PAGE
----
I few posts back I broached the subject of paralegal licensing and regulation. Peter G. Paoli argues against mandatory regulation in an article the Central Illinois Paralegal Association’s CIPA Connection argues against mandatory regulation and offers CLE as a way of assuring ” the attorneys who hire us that we possess the highest degree of competency:”
The legal community has grown significantly over the last 30 years as has the paralegal profession. The advent of changing social issues, advanced technology, and new laws have created new jobs necessary to meet these challenges that are perfect for paralegals. Due to the nature of our professions the more the title of paralegal expands, the more diverse the individual’s background becomes (e.g., degree v. certificate or experience). This diversification is a critical component of who we are and it must be considered when we ask ourselves: (1) how do we assure the attorneys who hire us that we possess the highest degree of competency; and, (2) how can we assure ourselves that we will be properly utilized in our field? The answer to these two questions does not lie with mandatory licensing/regulation. Instead, the answer comes from paralegals themselves understanding that their professional training is not done with the completion of their initial job qualifications. Therefore, it is absolutely imperative that all paralegals be encouraged to continue their legal education.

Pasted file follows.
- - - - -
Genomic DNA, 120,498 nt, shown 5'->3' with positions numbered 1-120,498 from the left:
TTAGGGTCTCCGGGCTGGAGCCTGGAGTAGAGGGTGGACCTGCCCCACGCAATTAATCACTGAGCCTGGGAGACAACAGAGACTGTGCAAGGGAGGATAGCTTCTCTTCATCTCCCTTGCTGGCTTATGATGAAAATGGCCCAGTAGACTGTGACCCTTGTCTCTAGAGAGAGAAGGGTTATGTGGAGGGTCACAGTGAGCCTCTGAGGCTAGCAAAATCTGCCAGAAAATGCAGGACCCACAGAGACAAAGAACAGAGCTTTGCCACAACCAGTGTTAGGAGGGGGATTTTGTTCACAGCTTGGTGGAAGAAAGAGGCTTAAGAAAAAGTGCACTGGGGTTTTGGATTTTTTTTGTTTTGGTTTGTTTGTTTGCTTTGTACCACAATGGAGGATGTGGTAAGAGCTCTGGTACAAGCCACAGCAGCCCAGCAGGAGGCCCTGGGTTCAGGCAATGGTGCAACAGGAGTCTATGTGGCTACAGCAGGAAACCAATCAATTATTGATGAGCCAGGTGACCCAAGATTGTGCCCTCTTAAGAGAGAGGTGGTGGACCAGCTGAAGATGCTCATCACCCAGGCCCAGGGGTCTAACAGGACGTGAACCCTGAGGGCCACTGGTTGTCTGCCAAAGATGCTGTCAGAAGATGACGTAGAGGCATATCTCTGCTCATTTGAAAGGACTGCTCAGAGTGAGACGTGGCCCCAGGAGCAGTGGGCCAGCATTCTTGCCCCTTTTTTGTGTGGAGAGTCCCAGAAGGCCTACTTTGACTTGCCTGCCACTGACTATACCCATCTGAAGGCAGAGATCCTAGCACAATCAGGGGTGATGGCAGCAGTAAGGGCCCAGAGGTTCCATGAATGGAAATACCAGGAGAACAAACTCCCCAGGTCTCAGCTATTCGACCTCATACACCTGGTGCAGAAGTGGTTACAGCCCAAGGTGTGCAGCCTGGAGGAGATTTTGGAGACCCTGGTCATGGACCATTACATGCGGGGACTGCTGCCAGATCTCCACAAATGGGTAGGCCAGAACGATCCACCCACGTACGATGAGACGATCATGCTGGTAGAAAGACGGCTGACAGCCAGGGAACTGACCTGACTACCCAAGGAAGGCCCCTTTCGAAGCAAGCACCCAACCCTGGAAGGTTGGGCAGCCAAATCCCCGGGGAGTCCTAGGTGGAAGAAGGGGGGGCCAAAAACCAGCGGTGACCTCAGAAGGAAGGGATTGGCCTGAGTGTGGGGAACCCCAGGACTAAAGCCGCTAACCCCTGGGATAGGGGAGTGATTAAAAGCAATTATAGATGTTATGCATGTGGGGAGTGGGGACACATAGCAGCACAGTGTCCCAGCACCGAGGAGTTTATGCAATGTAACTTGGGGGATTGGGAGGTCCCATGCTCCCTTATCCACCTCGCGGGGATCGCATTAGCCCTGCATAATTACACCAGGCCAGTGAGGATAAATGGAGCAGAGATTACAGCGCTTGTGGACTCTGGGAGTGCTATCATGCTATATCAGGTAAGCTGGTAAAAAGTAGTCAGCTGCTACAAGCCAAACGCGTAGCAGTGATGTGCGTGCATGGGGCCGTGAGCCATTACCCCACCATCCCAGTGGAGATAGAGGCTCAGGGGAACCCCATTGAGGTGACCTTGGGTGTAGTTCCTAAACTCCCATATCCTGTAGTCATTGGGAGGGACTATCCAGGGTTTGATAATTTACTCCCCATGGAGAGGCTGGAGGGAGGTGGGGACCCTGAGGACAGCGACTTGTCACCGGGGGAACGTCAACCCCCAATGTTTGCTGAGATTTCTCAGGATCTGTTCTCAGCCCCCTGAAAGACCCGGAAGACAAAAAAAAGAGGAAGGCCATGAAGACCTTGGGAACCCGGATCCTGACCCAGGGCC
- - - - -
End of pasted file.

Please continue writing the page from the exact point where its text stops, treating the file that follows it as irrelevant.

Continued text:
While Peter is correct that part of the answer lies in CLE, the jury is still out on whether mandatory regulation is also part of the answer. I believe that in the end professionalism results from a comprehensive application of the general principle “the answer comes from paralegals themselves.” The question then becomes do we “weed out” those paralegals who cannot find the answer within themselves solely via the marketplace, or do the same principles and factors that lead to mandatory regulation of lawyers as professionals also apply to paralegals as professionals.